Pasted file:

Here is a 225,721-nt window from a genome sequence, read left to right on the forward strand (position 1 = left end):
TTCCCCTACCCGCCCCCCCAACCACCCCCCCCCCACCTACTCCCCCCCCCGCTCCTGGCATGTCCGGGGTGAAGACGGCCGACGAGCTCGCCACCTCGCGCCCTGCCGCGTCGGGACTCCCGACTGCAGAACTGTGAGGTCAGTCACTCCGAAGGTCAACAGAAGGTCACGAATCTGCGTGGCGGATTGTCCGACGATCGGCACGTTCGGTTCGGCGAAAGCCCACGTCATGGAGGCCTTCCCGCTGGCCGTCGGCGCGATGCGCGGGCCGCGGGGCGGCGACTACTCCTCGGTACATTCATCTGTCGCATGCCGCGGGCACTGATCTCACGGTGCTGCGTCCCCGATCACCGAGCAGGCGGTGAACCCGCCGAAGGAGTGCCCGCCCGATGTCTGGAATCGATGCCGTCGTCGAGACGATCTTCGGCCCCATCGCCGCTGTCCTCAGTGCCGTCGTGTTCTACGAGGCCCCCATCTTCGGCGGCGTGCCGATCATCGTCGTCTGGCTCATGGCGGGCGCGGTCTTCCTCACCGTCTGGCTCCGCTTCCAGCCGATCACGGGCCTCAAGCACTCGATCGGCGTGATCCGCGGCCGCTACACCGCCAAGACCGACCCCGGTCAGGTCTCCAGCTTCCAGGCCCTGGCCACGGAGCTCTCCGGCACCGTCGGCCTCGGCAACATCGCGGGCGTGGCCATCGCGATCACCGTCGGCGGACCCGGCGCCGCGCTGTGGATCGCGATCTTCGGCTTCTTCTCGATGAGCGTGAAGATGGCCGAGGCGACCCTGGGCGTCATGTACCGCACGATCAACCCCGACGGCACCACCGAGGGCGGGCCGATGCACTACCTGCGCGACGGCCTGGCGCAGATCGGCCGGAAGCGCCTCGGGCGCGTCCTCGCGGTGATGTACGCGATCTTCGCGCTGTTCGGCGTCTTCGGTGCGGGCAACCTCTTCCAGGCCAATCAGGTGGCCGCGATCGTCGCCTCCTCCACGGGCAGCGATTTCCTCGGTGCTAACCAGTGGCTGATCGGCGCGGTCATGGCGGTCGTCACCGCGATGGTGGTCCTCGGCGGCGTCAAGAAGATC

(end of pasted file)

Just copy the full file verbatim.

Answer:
Here is a 225,721-nt window from a genome sequence, read left to right on the forward strand (position 1 = left end):
TTCCCCTACCCGCCCCCCCAACCACCCCCCCCCCACCTACTCCCCCCCCCGCTCCTGGCATGTCCGGGGTGAAGACGGCCGACGAGCTCGCCACCTCGCGCCCTGCCGCGTCGGGACTCCCGACTGCAGAACTGTGAGGTCAGTCACTCCGAAGGTCAACAGAAGGTCACGAATCTGCGTGGCGGATTGTCCGACGATCGGCACGTTCGGTTCGGCGAAAGCCCACGTCATGGAGGCCTTCCCGCTGGCCGTCGGCGCGATGCGCGGGCCGCGGGGCGGCGACTACTCCTCGGTACATTCATCTGTCGCATGCCGCGGGCACTGATCTCACGGTGCTGCGTCCCCGATCACCGAGCAGGCGGTGAACCCGCCGAAGGAGTGCCCGCCCGATGTCTGGAATCGATGCCGTCGTCGAGACGATCTTCGGCCCCATCGCCGCTGTCCTCAGTGCCGTCGTGTTCTACGAGGCCCCCATCTTCGGCGGCGTGCCGATCATCGTCGTCTGGCTCATGGCGGGCGCGGTCTTCCTCACCGTCTGGCTCCGCTTCCAGCCGATCACGGGCCTCAAGCACTCGATCGGCGTGATCCGCGGCCGCTACACCGCCAAGACCGACCCCGGTCAGGTCTCCAGCTTCCAGGCCCTGGCCACGGAGCTCTCCGGCACCGTCGGCCTCGGCAACATCGCGGGCGTGGCCATCGCGATCACCGTCGGCGGACCCGGCGCCGCGCTGTGGATCGCGATCTTCGGCTTCTTCTCGATGAGCGTGAAGATGGCCGAGGCGACCCTGGGCGTCATGTACCGCACGATCAACCCCGACGGCACCACCGAGGGCGGGCCGATGCACTACCTGCGCGACGGCCTGGCGCAGATCGGCCGGAAGCGCCTCGGGCGCGTCCTCGCGGTGATGTACGCGATCTTCGCGCTGTTCGGCGTCTTCGGTGCGGGCAACCTCTTCCAGGCCAATCAGGTGGCCGCGATCGTCGCCTCCTCCACGGGCAGCGATTTCCTCGGTGCTAACCAGTGGCTGATCGGCGCGGTCATGGCGGTCGTCACCGCGATGGTGGTCCTCGGCGGCGTCAAGAAGATC